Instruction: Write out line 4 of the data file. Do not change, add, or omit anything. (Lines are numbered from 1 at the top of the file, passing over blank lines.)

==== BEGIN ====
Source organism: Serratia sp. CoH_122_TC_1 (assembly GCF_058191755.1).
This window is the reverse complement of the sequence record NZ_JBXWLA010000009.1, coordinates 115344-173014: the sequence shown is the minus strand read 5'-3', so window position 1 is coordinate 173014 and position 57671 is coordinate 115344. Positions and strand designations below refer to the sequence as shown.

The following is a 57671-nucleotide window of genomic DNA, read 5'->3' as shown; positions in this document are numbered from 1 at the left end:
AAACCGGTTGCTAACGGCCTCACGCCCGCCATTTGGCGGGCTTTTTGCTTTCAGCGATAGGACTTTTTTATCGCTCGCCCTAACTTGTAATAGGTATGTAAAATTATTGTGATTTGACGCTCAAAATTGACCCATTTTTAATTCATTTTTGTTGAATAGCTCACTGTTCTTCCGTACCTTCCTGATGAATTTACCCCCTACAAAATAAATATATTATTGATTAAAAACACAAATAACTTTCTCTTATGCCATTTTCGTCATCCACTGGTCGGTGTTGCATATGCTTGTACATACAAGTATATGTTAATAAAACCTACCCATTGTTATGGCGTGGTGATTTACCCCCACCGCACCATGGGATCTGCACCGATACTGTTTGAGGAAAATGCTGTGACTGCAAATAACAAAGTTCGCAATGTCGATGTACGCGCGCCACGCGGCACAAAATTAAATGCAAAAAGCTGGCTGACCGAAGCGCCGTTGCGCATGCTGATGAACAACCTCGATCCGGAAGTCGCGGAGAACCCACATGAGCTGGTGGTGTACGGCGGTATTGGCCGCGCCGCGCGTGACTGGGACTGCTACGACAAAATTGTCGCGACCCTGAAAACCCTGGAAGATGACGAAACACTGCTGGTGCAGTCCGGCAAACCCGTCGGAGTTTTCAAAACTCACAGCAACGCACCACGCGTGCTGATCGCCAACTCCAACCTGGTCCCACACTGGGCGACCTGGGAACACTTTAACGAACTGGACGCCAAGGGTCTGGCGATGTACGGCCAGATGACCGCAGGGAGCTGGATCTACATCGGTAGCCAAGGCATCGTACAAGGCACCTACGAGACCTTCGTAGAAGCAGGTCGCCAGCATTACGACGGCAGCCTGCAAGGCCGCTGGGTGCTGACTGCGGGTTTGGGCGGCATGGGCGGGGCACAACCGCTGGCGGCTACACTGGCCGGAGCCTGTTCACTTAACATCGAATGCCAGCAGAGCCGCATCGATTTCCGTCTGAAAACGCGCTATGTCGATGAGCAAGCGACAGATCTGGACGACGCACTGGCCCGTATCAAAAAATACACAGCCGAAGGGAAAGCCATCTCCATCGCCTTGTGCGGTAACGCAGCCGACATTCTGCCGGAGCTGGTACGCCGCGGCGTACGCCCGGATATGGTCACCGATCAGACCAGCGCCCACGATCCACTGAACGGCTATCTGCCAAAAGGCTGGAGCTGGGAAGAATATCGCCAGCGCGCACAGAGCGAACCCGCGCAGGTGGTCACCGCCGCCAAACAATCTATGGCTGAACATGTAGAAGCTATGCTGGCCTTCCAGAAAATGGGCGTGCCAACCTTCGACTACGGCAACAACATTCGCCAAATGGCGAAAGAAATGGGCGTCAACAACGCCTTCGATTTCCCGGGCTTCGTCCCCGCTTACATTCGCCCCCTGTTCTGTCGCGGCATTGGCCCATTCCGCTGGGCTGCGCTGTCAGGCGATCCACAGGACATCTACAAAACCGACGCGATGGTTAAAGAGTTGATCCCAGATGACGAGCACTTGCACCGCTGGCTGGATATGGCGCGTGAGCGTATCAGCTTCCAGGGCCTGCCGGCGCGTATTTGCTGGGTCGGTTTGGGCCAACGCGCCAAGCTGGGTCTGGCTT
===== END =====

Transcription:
AAACCGGTTGCTAACGGCCTCACGCCCGCCATTTGGCGGGCTTTTTGCTTTCAGCGATAGGACTTTTTTATCGCTCGCCCTAACTTGTAATAGGTATGTAAAATTATTGTGATTTGACGCTCAAAATTGACCCATTTTTAATTCATTTTTGTTGAATAGCTCACTGTTCTTCCGTACCTTCCTGATGAATTTACCCCCTACAAAATAAATATATTATTGATTAAAAACACAAATAACTTTCTCTTATGCCATTTTCGTCATCCACTGGTCGGTGTTGCATATGCTTGTACATACAAGTATATGTTAATAAAACCTACCCATTGTTATGGCGTGGTGATTTACCCCCACCGCACCATGGGATCTGCACCGATACTGTTTGAGGAAAATGCTGTGACTGCAAATAACAAAGTTCGCAATGTCGATGTACGCGCGCCACGCGGCACAAAATTAAATGCAAAAAGCTGGCTGACCGAAGCGCCGTTGCGCATGCTGATGAACAACCTCGATCCGGAAGTCGCGGAGAACCCACATGAGCTGGTGGTGTACGGCGGTATTGGCCGCGCCGCGCGTGACTGGGACTGCTACGACAAAATTGTCGCGACCCTGAAAACCCTGGAAGATGACGAAACACTGCTGGTGCAGTCCGGCAAACCCGTCGGAGTTTTCAAAACTCACAGCAACGCACCACGCGTGCTGATCGCCAACTCCAACCTGGTCCCACACTGGGCGACCTGGGAACACTTTAACGAACTGGACGCCAAGGGTCTGGCGATGTACGGCCAGATGACCGCAGGGAGCTGGATCTACATCGGTAGCCAAGGCATCGTACAAGGCACCTACGAGACCTTCGTAGAAGCAGGTCGCCAGCATTACGACGGCAGCCTGCAAGGCCGCTGGGTGCTGACTGCGGGTTTGGGCGGCATGGGCGGGGCACAACCGCTGGCGGCTACACTGGCCGGAGCCTGTTCACTTAACATCGAATGCCAGCAGAGCCGCATCGATTTCCGTCTGAAAACGCGCTATGTCGATGAGCAAGCGACAGATCTGGACGACGCACTGGCCCGTATCAAAAAATACACAGCCGAAGGGAAAGCCATCTCCATCGCCTTGTGCGGTAACGCAGCCGACATTCTGCCGGAGCTGGTACGCCGCGGCGTACGCCCGGATATGGTCACCGATCAGACCAGCGCCCACGATCCACTGAACGGCTATCTGCCAAAAGGCTGGAGCTGGGAAGAATATCGCCAGCGCGCACAGAGCGAACCCGCGCAGGTGGTCACCGCCGCCAAACAATCTATGGCTGAACATGTAGAAGCTATGCTGGCCTTCCAGAAAATGGGCGTGCCAACCTTCGACTACGGCAACAACATTCGCCAAATGGCGAAAGAAATGGGCGTCAACAACGCCTTCGATTTCCCGGGCTTCGTCCCCGCTTACATTCGCCCCCTGTTCTGTCGCGGCATTGGCCCATTCCGCTGGGCTGCGCTGTCAGGCGATCCACAGGACATCTACAAAACCGACGCGATGGTTAAAGAGTTGATCCCAGATGACGAGCACTTGCACCGCTGGCTGGATATGGCGCGTGAGCGTATCAGCTTCCAGGGCCTGCCGGCGCGTATTTGCTGGGTCGGTTTGGGCCAACGCGCCAAGCTGGGTCTGGCTT